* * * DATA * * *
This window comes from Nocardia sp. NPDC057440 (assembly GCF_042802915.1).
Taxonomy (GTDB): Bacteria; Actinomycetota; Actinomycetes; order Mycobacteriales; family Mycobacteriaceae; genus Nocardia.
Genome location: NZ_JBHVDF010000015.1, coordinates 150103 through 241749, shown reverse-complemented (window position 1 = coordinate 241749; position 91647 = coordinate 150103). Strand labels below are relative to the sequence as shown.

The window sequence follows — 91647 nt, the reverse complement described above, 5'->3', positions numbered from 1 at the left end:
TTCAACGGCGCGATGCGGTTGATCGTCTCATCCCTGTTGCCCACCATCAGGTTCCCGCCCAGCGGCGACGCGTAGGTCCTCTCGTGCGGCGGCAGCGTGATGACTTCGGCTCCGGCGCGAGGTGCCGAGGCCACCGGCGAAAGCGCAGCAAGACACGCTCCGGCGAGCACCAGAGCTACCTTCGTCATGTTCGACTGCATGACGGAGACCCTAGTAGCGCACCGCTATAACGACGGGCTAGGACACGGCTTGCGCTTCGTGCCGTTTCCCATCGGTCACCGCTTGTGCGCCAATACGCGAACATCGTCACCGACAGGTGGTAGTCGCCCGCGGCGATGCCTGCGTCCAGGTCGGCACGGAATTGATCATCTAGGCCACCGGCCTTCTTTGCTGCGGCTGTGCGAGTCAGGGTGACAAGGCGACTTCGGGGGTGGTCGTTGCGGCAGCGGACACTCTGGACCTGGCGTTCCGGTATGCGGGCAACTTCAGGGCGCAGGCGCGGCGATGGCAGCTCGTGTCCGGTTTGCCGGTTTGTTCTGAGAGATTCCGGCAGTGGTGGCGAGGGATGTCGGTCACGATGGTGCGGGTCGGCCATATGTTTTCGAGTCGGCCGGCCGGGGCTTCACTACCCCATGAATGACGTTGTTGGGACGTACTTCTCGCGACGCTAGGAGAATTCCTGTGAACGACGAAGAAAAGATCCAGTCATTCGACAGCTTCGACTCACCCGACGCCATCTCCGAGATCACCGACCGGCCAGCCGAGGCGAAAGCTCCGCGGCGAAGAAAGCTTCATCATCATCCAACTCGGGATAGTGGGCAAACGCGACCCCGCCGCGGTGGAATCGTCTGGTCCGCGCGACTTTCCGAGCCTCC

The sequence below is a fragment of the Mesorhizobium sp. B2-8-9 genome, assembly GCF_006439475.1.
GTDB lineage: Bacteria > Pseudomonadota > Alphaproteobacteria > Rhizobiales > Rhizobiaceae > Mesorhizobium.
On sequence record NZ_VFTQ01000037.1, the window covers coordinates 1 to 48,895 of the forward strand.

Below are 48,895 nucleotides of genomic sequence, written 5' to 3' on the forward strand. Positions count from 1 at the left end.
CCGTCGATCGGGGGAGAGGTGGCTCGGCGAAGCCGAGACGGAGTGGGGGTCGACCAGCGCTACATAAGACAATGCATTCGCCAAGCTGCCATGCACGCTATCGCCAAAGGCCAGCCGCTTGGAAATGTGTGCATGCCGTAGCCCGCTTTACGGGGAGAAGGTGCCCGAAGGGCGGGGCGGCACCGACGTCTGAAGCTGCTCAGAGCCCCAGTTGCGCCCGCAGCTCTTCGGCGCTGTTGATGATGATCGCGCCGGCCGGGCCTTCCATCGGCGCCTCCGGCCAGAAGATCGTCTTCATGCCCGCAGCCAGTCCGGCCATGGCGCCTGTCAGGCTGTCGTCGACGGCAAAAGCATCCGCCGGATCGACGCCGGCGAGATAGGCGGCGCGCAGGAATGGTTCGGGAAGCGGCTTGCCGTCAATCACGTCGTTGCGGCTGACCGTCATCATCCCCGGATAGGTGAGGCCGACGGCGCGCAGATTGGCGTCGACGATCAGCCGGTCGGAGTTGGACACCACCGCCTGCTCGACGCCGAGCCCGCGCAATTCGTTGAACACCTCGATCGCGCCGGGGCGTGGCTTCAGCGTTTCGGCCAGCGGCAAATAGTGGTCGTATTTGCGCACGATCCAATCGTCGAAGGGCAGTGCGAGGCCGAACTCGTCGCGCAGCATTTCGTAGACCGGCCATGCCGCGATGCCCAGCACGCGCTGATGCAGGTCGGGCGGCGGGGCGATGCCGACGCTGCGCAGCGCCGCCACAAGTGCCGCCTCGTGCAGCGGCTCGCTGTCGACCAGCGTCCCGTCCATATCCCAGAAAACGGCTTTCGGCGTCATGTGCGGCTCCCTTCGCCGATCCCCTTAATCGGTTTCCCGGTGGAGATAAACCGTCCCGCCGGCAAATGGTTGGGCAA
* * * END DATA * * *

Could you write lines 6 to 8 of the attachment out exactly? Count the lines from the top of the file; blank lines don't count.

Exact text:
The sequence below is a fragment of the Mesorhizobium sp. B2-8-9 genome, assembly GCF_006439475.1.
GTDB lineage: Bacteria > Pseudomonadota > Alphaproteobacteria > Rhizobiales > Rhizobiaceae > Mesorhizobium.
On sequence record NZ_VFTQ01000037.1, the window covers coordinates 1 to 48,895 of the forward strand.